Two Chinese air force fighter jets collided Wednesday over the northern Inner Mongolia region and crashed into an inhabited area, state media reported.
The J-8 fighters collided near the regional capital, Hohhot, on a training mission, the Xinhua News Agency reported.
Both pilots ejected and parachuted to safety, suffering only minor injuries, it said.
It said both planes crashed in inhabited areas, but gave no word of any casualties on the ground.
China's secretive military rarely releases information about accidents, although the location of the crash - about 250 miles (400 kilometers) west of Beijing - may have forced it to do so in this case.
The planes, attached to the northern Shenyang Military District, are a model dating from the 1960s designed to intercept Soviet and American bombers at supersonic speeds. Production problems meant only about 40 were ever made, most of which were retired in the 1990s or retrofitted for training or high elevation photographic intelligence gathering work.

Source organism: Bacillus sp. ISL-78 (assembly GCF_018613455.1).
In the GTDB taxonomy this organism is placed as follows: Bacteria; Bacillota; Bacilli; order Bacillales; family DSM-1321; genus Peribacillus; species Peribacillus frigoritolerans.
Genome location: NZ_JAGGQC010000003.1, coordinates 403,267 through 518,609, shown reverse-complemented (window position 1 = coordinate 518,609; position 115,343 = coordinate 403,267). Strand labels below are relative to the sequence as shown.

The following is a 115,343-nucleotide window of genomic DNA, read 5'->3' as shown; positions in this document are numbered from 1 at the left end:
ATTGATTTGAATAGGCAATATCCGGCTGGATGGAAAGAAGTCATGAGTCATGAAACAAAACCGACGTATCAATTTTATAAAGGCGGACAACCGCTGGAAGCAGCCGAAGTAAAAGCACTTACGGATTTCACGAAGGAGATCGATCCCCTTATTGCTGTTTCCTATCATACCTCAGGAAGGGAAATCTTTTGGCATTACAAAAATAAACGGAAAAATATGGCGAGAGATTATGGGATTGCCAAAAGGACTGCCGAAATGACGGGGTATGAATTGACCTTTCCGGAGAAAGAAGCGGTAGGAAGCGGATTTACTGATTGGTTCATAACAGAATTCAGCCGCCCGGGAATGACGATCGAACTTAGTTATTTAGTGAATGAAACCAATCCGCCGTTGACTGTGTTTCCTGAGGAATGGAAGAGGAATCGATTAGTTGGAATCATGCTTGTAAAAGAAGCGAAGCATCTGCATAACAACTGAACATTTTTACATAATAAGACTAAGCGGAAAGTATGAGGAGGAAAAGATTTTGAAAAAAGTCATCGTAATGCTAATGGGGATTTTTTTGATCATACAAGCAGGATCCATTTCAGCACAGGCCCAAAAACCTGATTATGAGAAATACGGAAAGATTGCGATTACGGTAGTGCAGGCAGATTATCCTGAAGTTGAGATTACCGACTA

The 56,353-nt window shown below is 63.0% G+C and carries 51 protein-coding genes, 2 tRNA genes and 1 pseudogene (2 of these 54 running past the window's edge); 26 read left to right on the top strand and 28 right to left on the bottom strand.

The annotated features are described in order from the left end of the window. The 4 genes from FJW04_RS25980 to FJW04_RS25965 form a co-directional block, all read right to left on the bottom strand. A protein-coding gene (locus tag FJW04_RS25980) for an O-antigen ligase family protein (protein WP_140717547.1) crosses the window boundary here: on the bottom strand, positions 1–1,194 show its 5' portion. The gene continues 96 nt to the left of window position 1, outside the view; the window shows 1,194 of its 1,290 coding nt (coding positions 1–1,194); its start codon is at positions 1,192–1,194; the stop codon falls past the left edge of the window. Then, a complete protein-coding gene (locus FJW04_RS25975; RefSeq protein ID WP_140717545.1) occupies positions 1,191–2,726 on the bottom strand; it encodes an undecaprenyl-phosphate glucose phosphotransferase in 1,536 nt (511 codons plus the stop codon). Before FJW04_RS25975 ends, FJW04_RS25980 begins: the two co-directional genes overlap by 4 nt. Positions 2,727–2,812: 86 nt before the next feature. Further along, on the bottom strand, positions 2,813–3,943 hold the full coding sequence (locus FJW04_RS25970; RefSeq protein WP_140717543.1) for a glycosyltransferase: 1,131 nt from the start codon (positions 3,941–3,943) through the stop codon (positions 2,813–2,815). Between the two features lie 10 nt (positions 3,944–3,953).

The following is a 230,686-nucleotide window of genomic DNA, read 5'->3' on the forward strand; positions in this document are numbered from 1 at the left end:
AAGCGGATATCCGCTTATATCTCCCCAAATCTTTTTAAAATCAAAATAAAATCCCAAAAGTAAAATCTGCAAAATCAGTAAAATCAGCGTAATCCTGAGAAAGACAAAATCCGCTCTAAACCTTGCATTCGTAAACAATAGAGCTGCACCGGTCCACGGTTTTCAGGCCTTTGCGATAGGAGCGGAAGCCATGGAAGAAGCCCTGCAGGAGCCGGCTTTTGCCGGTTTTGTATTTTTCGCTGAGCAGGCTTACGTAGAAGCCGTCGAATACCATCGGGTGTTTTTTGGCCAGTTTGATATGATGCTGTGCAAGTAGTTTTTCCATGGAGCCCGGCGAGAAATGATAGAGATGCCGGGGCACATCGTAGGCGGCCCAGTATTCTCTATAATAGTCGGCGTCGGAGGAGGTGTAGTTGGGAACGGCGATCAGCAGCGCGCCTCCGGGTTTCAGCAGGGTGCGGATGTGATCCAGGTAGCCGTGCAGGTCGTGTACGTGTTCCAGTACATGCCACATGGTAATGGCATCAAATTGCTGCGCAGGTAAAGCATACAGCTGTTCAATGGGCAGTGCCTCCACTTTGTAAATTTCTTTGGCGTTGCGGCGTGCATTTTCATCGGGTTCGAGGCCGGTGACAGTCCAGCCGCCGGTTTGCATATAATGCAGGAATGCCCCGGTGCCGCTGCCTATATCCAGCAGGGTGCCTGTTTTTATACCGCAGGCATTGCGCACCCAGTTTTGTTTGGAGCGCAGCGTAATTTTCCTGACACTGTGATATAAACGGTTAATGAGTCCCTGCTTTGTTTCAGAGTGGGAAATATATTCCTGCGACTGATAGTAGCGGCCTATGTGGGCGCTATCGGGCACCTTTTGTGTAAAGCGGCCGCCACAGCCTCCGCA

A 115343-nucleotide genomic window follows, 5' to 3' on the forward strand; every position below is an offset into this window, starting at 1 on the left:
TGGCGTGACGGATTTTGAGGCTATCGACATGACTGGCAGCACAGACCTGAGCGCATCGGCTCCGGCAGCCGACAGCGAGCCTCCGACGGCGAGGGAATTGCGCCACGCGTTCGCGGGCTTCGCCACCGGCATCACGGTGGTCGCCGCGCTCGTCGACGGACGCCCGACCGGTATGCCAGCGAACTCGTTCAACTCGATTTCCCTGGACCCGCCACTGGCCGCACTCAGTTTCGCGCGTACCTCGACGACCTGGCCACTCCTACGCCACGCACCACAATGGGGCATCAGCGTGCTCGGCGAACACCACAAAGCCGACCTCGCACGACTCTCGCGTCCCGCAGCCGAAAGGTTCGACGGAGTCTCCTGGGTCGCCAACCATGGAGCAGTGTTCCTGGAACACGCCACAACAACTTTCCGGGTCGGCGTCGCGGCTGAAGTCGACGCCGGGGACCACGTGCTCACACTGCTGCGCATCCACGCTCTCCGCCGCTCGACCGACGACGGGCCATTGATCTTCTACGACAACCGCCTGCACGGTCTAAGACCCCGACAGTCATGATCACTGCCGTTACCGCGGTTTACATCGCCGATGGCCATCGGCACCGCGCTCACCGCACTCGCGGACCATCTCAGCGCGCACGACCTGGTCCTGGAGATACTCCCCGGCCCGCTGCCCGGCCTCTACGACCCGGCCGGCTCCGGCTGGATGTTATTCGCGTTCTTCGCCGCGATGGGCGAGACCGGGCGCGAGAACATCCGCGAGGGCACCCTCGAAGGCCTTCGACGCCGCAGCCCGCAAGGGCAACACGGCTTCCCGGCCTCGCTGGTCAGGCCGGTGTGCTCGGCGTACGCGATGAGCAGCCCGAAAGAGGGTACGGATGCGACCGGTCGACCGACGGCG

Soaring military budgets since the 1990s allowed the People's Liberation Army Air Force to buy new fighters from Russia, including the Sukoi SU-27.
Recent improvements in domestic defense research and development have allowed China to produce more of its own equipment, including the sophisticated Chinese-designed J-10 unveiled last year.
The choice of the city of Helsinki is not incidental as the capital of Finland had hosted US-Soviet negotiations on the limitation of nuclear stockpiles in 1969